Northern Taurids (NTA) Nov 12 04:01 (60) +23 27 01:00 4 – 3 II
Southern chi Orionids (ORS) Dec 02 04:17 (64) +17 28 02:00 <1 – <1 IV
November Orionids (NOO) Nov 30 05:19 (080) +16 45 03:00 <1 – <1 II
 alpha Monocerotids (AMO) Nov 22 07:30 (113) +00 61 05:00 1 – <1 II
Orionids (ORI) Oct 21 07:34 (113) +16 64 05:00  1 – <1 II
Leonids (LEO) Nov 18 10:07 (152) +23 69 07:00 1 – <1 I
kappa Ursae Majorids (KUM) Nov 05 10:15 (154) +43 63 07:00 <1 – <1 IV

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6 comments

  • Leslie Swank 3 weeks ago

    Did anyone else view 4 bright lights November 11, 2021 in the Utah western sky? About 4:15 p.m. I noticed 4 bright objects (?) with a comet-like tail (definitely not a jet’s vapor trail) in the daytime lighted sky. They were visible for at least 20 minutes, moving northwest to southwest; viewing location Cedar City Utah. My grandson yelled, “Look! There are asteroids or comets or meteors….or SOMETHING!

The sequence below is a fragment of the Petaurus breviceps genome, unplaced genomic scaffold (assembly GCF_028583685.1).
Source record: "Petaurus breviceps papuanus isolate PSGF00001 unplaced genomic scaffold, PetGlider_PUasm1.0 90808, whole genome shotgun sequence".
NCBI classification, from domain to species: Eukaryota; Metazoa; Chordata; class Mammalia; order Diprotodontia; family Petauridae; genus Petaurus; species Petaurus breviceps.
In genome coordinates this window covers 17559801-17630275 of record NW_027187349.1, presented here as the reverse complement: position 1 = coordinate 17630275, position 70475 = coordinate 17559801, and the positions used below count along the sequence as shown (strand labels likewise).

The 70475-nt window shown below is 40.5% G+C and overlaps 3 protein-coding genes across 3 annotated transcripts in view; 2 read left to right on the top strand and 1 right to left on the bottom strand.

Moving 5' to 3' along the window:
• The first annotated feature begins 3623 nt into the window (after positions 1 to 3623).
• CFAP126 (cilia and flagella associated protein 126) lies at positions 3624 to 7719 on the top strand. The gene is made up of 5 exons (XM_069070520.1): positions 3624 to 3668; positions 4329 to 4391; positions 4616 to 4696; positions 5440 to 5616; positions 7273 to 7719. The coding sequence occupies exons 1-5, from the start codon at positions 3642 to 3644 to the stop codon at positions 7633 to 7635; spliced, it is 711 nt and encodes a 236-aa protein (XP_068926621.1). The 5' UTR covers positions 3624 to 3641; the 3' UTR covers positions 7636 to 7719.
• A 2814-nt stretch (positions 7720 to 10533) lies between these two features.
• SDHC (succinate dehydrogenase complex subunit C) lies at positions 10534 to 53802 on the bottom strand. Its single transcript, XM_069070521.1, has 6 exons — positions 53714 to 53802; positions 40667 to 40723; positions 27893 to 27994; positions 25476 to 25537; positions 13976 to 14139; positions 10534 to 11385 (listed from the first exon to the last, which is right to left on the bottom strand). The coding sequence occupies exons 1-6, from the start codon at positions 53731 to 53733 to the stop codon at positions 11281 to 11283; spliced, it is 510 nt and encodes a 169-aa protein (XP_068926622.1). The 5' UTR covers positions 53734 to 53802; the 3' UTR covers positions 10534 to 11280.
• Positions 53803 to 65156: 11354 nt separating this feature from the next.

Reply to Leslie
  • Daniel Wilson 3 weeks ago

    My gf and I saw what we thought was a ufo fly about 500-700 feet over Stamford headed towards NYC at 4:30pm Nov 13th Today. Might have been a meteor Bc the colors we saw were insane behind it. Sparkling blue, pink and white.

    Reply to Daniel
  • Angela 3 weeks ago

    I was on a date on the night of November 14, 7:47pm PST, and on the drive home (south bound), on the freeway we both saw what must have been a shooting star falling diagonally downwards. It only lasted for a split second, but it had a tail too, it was really interesting.

    Reply to Angela
  • Raymond W Karnaz 3 weeks ago

    Wed morning 0555 EST just outside the 2 stars that form the bowl of the big dipper I saw 16 meteors in 30 seconds 1 after another. I believe there was more as I was 1st looking over to the Orion area and I believe saw saw action with my peripherial vision. It was great, This was seen just outside Orlando Florida

    Reply to Raymond
    • Robert Lunsford 3 weeks ago

      Raymond and All,

      Your sighting sounds more like an appearance of StarLink satellites than meteors, especially since they were “one after another”. Meteors just don’t behave in this manner. They are totally random in timing and direction.

      Reply to Robert
  • Linda Hawxhurst 3 weeks ago

    Saw a bright meteor low in the North Eastern sky at 4:30 AM on November 18th. I live in Central VA Piedmont..

    Reply to Linda